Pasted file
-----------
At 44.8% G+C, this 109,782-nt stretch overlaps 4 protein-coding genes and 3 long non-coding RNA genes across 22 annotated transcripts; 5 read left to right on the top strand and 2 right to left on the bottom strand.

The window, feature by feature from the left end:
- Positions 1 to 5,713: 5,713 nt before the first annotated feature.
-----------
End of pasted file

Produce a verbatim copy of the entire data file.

At 44.8% G+C, this 109,782-nt stretch overlaps 4 protein-coding genes and 3 long non-coding RNA genes across 22 annotated transcripts; 5 read left to right on the top strand and 2 right to left on the bottom strand.

The window, feature by feature from the left end:
- Positions 1 to 5,713: 5,713 nt before the first annotated feature.